French chef David Tilly – new executive chef at Taj Cape Town – has used his passion and talent for food to travel the world and oversee many of its finest restaurants, placing him in a unique position to understand what makes dining experiences ‘sing’, especially in today’s competitive space where foodie-oriented experiences abound.
Tilly has worked at Taj hotels in London, India and Morocco and took up his current job in July. Now, he oversees Taj Cape Town’s fine dining Indian restaurant, Bombay Brasserie, which is famed for its symphony of subtle flavours, matched with opulent décor. Additionally, Tilly is hoping to ‘spice up’ Mint – Taj’s relaxed dining alternative, with a Mediterranean spin.
Health is wealth. Millennials’ preoccupation with health has given rise to a focus on ethically-sourced, seasonal ingredients that are appropriate for a plant-based or low-carb diet. South Indian cuisine lends itself to this style of eating, with subtle, flavours including fresh coconut and seafood. London’s Quilon (run by friend Chef Sriram Aylur) put South West Indian cuisine on the map in the UK, winning its first Michelin star in 2008 and retaining it ever since. For me, this is the best Indian restaurant in London. The lobster broth with coriander and coconut cream is a personal favourite, along with the pink peppercorn chilli prawns. In terms of trends, I think we’ll see more South Indian restaurants worldwide, especially with the global movement towards a more health conscious way of life.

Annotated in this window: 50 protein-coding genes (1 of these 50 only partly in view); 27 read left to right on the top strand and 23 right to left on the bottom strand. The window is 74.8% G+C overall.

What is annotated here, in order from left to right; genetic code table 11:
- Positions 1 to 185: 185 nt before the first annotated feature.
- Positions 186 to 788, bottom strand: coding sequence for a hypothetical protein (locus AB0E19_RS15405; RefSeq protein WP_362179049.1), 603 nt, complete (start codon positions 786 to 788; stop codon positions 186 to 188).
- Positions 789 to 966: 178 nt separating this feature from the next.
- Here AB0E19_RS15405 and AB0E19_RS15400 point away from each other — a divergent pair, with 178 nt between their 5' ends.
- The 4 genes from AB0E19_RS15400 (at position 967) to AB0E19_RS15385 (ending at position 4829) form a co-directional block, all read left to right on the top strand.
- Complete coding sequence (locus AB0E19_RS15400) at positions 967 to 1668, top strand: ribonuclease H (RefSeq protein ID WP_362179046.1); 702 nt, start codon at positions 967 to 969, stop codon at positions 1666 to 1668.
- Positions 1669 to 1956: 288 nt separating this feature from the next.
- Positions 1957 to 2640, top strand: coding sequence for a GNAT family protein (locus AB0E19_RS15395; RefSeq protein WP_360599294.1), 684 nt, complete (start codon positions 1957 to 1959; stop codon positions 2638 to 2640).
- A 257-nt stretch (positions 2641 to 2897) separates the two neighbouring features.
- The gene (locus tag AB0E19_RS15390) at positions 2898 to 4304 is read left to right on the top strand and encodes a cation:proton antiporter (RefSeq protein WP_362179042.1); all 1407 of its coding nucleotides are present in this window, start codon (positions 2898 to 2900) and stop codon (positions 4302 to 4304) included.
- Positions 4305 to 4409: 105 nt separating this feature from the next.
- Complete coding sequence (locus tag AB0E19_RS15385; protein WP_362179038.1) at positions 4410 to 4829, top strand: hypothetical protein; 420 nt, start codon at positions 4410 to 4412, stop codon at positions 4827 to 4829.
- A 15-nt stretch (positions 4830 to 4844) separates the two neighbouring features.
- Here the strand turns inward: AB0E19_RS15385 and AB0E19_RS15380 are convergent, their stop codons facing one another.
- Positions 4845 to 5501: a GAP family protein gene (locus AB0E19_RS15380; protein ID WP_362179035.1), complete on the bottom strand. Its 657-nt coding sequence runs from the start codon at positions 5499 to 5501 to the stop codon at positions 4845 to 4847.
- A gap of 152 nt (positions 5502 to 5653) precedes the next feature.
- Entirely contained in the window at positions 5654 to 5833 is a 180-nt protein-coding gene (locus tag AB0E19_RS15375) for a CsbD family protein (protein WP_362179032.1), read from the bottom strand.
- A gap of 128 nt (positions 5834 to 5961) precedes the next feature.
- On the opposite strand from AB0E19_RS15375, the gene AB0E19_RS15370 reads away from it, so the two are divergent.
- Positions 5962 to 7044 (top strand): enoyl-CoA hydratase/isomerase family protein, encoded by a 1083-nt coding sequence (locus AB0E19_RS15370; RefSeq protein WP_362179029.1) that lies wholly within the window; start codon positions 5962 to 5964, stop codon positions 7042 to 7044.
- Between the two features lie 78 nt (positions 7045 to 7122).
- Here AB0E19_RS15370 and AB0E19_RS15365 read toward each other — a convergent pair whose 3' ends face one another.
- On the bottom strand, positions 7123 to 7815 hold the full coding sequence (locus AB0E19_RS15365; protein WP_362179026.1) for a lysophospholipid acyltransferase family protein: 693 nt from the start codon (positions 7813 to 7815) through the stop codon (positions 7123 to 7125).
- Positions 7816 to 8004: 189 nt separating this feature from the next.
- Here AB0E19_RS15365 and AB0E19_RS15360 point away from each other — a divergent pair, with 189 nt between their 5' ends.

The whole experience matters. People expect top restaurants to entertain and take them on a journey. Every detail needs to be carefully thought out – from the waitrons and the stories they tell guests, to the crockery, plating and lighting. Eating out is increasingly becoming synonymous with theatrical immersion. Diners expect to be delighted, surprised and ‘tricked’ – in a way that immerses all the senses.
Fusing local ingredients with authentic spices. Another of my favourite UK restaurants is Chutney Mary, where presentation is a passion and fresh ingredients are selected on a daily basis. I love the fact that the chefs take seasonal produce like Dover sole and dress it with authentic spices to retain the integrity of Indian flavours. The foie gras tandoor also blew me away.
Degustation is a new elation. Many Michelin restaurants are doubling down on degustation, serving a tasting menu to give guests a sample of everything on offer. Although traditional Indian food is usually served in hearty portions suited for sharing, it’s also a treat to try everything on a menu to get a real feel for the best of Indian gastronomy.
Street food gets street cred. When I lived in India, I’d often pop down to the markets to grab a steaming paratha bread stuffed with spiced potatoes and dal. New Delhi has one of the world’s best street food scenes and I’ve started seeing lots of this kind of food on the menus of five-star Indian restaurants around the world. At Taj, we serve apricot and potato tikki cakes – a variation of the popular North Indian street snack. It’s not just Indian street food that’s proving popular – think of Spanish tapas and Hawaiian poke.
Integrity is everything. Food made with heart tastes different – it has a special quality and is impossible to emulate. Trends will come and go but authenticity will always be prized. I think this is what sets Bombay Brasserie apart – it’s home to five Indian chefs who speak the language of spice.